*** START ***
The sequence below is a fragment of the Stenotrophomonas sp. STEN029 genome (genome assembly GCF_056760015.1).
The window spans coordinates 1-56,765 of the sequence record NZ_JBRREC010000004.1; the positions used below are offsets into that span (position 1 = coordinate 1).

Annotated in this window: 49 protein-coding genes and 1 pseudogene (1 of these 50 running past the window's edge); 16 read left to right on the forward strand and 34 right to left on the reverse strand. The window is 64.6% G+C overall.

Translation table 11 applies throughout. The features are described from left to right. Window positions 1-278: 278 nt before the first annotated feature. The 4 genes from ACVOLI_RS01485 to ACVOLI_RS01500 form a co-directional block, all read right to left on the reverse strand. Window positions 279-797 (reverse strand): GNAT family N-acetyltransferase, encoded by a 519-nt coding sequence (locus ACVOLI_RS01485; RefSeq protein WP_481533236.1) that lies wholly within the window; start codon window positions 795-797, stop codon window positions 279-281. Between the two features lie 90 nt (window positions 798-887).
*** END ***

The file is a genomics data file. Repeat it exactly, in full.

The sequence below is a fragment of the Stenotrophomonas sp. STEN029 genome (genome assembly GCF_056760015.1).
The window spans coordinates 1-56,765 of the sequence record NZ_JBRREC010000004.1; the positions used below are offsets into that span (position 1 = coordinate 1).

Annotated in this window: 49 protein-coding genes and 1 pseudogene (1 of these 50 running past the window's edge); 16 read left to right on the forward strand and 34 right to left on the reverse strand. The window is 64.6% G+C overall.

Translation table 11 applies throughout. The features are described from left to right. Window positions 1-278: 278 nt before the first annotated feature. The 4 genes from ACVOLI_RS01485 to ACVOLI_RS01500 form a co-directional block, all read right to left on the reverse strand. Window positions 279-797 (reverse strand): GNAT family N-acetyltransferase, encoded by a 519-nt coding sequence (locus ACVOLI_RS01485; RefSeq protein WP_481533236.1) that lies wholly within the window; start codon window positions 795-797, stop codon window positions 279-281. Between the two features lie 90 nt (window positions 798-887).